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Trends in Cancer Research   Volumes    Volume 10 
Comparative effectiveness of enzalutamide before and after chemotherapy in patients with metastatic castration-resistant prostate cancer: a meta-analysis
Kevin Young Xu, Raji Shameem, Shenhong Wu
Pages: 63 - 72
Number of pages: 10
Trends in Cancer Research
Volume 10 

Copyright © 2014 Research Trends. All rights reserved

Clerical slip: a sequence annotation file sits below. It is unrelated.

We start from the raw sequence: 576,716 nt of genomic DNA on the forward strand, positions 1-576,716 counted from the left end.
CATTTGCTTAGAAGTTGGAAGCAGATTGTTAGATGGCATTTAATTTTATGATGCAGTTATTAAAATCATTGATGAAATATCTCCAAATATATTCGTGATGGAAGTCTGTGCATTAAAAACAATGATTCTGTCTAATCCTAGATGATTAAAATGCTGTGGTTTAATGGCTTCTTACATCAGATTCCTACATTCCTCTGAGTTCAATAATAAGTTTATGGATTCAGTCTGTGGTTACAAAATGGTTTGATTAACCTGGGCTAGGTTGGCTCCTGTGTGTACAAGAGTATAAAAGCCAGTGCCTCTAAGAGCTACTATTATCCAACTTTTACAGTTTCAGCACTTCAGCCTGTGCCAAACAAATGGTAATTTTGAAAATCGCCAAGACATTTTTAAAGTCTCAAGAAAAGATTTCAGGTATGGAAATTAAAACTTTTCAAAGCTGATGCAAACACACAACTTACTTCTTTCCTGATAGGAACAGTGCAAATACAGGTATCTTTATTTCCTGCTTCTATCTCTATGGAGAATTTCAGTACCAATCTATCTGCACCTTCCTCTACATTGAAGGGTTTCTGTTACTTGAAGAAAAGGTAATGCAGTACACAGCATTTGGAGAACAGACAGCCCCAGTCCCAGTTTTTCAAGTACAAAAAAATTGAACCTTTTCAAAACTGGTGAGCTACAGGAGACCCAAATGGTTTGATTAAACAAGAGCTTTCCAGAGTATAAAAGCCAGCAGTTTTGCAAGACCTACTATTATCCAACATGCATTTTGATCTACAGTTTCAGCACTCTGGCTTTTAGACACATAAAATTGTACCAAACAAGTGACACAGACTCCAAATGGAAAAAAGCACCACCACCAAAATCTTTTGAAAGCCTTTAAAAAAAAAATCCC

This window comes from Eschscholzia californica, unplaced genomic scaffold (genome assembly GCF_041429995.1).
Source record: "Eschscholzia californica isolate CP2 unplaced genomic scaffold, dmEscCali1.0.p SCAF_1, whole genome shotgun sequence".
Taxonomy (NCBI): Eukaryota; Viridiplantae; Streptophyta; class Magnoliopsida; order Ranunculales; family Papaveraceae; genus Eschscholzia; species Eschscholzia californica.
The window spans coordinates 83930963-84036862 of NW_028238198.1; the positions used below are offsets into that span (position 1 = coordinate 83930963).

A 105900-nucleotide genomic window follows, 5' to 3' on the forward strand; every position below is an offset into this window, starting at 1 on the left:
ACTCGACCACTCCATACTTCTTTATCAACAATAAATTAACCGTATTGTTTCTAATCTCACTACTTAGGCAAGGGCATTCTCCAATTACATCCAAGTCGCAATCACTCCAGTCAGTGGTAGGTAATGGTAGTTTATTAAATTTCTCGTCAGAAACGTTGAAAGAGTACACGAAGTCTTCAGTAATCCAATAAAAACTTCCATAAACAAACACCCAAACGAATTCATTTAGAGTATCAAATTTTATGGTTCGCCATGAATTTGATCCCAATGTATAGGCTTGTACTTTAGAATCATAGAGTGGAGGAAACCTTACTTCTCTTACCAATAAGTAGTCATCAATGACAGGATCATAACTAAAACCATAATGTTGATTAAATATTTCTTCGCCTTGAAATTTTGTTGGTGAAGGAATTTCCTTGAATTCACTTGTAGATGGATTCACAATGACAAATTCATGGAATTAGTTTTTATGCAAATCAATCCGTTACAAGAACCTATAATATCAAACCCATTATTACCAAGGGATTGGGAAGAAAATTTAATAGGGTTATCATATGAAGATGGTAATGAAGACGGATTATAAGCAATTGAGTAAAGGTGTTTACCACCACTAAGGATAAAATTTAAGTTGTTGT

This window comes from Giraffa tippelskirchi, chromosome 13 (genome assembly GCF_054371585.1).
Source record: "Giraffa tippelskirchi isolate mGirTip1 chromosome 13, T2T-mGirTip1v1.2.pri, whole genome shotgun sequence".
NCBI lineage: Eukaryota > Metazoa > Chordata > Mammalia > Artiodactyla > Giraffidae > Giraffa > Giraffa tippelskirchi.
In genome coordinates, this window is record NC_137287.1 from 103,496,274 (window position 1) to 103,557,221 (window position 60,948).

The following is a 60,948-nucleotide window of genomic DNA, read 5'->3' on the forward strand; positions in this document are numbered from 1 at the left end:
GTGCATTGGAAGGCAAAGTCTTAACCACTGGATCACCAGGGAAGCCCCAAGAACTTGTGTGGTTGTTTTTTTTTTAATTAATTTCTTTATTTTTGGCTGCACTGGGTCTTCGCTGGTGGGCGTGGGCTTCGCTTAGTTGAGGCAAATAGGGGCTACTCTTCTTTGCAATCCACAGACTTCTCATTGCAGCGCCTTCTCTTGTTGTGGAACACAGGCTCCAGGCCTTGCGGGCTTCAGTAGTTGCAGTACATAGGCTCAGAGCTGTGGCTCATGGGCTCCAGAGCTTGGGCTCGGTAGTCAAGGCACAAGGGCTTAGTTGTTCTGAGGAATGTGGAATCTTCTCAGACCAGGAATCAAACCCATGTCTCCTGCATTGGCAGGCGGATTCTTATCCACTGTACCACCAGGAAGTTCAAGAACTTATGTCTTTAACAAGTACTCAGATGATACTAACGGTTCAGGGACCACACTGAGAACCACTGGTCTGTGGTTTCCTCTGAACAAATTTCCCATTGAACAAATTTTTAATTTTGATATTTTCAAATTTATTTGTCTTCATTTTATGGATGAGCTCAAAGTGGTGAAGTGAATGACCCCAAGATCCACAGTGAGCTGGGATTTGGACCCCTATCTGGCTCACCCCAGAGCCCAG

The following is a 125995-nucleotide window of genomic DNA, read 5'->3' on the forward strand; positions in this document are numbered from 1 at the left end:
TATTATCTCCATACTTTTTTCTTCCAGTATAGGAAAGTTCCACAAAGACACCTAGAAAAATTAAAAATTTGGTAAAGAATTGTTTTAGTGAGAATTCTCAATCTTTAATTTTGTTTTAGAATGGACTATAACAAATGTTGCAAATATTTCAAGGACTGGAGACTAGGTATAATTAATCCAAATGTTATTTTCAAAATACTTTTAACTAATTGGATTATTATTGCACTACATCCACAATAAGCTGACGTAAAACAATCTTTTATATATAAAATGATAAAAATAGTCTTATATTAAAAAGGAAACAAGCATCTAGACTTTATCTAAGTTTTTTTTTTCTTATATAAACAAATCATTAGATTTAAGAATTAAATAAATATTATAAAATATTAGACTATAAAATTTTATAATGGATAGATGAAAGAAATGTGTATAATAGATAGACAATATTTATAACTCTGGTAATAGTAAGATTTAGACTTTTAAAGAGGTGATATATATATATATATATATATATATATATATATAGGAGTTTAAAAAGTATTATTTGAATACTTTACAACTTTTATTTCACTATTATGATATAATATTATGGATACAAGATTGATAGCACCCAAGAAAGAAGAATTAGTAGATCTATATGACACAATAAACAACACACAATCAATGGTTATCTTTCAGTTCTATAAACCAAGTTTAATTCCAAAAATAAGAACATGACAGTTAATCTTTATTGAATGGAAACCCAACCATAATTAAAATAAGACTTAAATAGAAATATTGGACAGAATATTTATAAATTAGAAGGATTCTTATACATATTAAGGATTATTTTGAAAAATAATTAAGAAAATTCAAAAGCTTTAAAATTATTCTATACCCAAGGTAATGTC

Enzalutamide (MDV3100), an androgen signaling inhibitor, has been found to improve overall survival in metastatic castration-resistant prostate cancer (mCRPC) patients with and without prior chemotherapy. We performed a meta-analysis to compare the efficacy and safety of enzalutamide between mCRPC patients who received chemotherapy and those who were chemotherapy-naïve. Both PubMed and American Society of Clinical Oncology (ASCO) conference abstracts up to June 2014 were systematically searched. Eligible studies included randomized controlled trials (RCTs) in which enzalutamide was compared to placebo in mCRPC patients with or without prior chemotherapy. Heterogeneity tests were performed to examine between-study differences in efficacy and toxicity. Summary incidences, relative risks (RR), hazard ratios (HR), and 95% confidence intervals (CI) were calculated using random- or fixed-effects models. Two phase III RCTs were included in our analysis, with one trial for patients without prior chemotherapy (N = 1,717) and another for patients after chemotherapy with docetaxel (N = 1,199). Prior chemotherapy did not alter the effect of enzalutamide on overall survival (P = 0.33) but reduced its effect on radiographic-progression free survival (P < 0.001), PSA (prostate-specific antigen)-progression free survival (P = 0.01), objective response rate (P < 0.001), and PSA response rate (P < 0.001). While prior chemotherapy was associated with a decreased risk of all-grade cardiac disorder (P = 0.02), fatigue (P < 0.001), and hypertension (P < 0.001), it was associated with an increased risk of headache (P < 0.001) attributable to enzalutamide. The effectiveness of enzalutamide may be favored in metastatic CRPC patients without prior chemotherapy. Our study’s results support enzalutamide’s suitability as a first-line treatment for mCRPC patients.
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